U.S. Food and Drug Administration (FDA) Protein Content Food Labeling Fix

U.S. Food and Drug Administration (FDA) Protein Content Food Labeling Fix


Under title 21 of the Codified Federal Regulations (21 C.F.R) Section 101.9(c)(7), nitrogen-containing compounds that are not used in protein synthesis can be used toward the calculation of protein content. “Protein content may be calculated on the basis of the factor 6.25 times the nitrogen content of the food as determined by the appropriate method of analysis… except when official AOAC procedures… require a specific factor other than 6.25, that specific factor shall be used.” While some of these N-containing compounds are considered to be amino acids by FDA (ie. L-citrulline and L-ornithine), they are not incorporated into protein from amino acid building blocks. FDA can clarify the regulation on calcuation of protein content so that consumers are not misled into thinking protein is in a finished product as opposed to a nitrogen-containing compound.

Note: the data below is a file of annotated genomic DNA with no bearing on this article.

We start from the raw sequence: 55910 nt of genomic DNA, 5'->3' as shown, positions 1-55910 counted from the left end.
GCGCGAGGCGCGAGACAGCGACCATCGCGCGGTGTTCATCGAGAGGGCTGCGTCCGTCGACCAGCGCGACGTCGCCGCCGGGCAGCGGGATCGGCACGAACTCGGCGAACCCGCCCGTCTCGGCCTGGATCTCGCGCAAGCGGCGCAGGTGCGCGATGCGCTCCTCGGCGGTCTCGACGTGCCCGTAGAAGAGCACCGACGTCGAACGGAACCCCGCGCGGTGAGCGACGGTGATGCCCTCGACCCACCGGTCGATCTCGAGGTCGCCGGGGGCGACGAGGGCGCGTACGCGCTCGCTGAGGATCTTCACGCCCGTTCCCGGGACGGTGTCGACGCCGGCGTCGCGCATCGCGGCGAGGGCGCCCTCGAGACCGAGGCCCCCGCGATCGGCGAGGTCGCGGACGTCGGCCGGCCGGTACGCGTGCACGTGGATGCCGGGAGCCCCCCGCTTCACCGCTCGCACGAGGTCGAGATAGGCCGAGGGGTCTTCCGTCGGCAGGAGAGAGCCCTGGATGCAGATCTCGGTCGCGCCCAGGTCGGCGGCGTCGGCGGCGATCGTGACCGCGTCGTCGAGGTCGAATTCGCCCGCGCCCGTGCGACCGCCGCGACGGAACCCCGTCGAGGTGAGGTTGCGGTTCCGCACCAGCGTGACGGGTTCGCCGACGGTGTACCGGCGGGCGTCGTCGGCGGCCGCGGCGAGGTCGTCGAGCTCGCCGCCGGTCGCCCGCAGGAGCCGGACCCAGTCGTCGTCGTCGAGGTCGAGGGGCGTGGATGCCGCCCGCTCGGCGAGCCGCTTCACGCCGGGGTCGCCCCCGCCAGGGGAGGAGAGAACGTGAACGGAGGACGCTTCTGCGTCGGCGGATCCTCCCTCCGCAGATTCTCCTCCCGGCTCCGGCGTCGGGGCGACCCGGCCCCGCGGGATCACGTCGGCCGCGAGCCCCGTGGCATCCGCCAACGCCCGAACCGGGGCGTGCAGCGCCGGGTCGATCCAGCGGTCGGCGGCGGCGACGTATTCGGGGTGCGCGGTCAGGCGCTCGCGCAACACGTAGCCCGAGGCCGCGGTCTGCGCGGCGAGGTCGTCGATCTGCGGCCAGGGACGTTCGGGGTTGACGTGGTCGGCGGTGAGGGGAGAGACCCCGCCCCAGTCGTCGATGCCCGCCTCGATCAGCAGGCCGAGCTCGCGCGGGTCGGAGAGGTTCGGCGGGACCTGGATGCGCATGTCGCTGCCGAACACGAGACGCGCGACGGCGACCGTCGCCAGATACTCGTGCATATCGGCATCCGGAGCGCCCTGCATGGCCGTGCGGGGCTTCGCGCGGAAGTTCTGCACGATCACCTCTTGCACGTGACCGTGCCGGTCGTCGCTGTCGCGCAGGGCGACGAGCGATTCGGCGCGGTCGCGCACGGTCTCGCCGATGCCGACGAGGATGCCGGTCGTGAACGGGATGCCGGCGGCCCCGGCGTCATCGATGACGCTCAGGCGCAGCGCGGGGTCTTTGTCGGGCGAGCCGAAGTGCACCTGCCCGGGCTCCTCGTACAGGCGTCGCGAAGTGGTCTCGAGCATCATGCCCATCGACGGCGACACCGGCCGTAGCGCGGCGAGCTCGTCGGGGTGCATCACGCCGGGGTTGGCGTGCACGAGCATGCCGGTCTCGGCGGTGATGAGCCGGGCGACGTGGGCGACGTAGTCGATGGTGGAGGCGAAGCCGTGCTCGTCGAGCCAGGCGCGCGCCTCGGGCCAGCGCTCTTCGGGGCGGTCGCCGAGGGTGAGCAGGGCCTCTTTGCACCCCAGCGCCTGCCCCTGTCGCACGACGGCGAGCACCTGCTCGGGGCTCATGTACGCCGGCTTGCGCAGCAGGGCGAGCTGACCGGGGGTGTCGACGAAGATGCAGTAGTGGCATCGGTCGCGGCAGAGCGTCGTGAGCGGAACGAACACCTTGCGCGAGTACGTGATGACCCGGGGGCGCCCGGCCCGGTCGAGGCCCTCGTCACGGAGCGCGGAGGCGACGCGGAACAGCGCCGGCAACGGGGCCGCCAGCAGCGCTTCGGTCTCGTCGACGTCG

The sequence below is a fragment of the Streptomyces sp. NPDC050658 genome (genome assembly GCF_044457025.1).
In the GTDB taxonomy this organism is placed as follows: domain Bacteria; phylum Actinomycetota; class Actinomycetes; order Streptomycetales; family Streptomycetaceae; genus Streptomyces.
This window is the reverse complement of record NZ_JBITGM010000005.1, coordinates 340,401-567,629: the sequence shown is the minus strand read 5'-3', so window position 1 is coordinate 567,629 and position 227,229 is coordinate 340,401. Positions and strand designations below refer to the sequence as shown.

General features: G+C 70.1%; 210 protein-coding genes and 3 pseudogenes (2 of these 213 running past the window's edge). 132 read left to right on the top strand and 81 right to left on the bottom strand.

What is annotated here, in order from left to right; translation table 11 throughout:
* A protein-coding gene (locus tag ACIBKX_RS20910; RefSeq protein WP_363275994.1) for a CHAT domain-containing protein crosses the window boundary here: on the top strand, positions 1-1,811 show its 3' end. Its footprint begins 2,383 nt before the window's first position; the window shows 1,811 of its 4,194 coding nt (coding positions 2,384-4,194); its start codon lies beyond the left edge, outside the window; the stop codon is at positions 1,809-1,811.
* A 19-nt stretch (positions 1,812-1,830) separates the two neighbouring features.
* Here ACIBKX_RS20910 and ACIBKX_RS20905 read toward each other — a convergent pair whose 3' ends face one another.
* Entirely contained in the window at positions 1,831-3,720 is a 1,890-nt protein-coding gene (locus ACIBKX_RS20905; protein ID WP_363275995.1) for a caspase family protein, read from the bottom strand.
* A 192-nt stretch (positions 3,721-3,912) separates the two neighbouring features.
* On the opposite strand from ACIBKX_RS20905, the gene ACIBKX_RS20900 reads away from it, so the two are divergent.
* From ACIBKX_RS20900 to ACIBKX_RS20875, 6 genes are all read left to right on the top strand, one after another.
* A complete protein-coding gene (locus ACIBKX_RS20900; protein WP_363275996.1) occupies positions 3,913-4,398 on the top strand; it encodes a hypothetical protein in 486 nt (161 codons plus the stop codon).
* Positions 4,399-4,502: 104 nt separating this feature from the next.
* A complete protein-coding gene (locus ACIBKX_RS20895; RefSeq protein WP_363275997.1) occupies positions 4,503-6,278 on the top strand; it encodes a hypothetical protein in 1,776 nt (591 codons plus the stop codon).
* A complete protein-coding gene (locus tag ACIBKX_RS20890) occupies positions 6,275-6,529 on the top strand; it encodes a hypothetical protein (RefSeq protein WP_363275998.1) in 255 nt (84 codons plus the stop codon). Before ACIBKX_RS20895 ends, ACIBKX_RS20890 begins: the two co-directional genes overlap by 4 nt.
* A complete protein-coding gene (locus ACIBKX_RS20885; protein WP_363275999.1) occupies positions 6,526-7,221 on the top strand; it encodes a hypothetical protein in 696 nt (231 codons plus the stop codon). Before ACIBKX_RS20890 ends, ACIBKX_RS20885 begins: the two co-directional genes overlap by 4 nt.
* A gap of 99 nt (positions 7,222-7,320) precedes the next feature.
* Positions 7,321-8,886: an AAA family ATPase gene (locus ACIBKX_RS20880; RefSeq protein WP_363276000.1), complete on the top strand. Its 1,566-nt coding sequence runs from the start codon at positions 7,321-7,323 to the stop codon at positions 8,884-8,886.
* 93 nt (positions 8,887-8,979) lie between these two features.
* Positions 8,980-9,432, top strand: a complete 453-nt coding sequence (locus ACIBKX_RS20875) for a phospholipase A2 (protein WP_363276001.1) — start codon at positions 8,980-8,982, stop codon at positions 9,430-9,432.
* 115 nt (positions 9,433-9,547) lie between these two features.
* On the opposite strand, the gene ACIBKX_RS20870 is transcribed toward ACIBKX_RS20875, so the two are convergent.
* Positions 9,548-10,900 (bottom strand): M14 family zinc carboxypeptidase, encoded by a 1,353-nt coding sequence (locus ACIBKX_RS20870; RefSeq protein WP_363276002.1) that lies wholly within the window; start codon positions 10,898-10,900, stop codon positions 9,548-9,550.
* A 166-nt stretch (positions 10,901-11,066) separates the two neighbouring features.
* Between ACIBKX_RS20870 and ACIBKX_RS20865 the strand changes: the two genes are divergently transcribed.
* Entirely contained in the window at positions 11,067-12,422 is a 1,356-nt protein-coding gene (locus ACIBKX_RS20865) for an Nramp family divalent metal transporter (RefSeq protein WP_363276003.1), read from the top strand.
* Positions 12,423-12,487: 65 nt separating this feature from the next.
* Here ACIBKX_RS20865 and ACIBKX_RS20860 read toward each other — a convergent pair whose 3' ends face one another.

Companies who sell protein products must often compete in the marketplace against competitors selling cheaper ingredients containing only inexpensive amino acids or nitrogen-containing compounds. All three of these product types can list protein content based upon their nitrogen-containing content, but this is neither accurate nor truthful to a consumer. NPA does not believe FDA can adequately enforce against false and misleading products based upon the current calculation.

NPA Position

The current federal regulations instructing companies on how to calculate protein content can be used to include substances that are not protein as part of a protein declaration on a food or dietary supplement label. Tell representatives and senators to contact the FDA to change the way protein content is calculated because it may mislead consumers.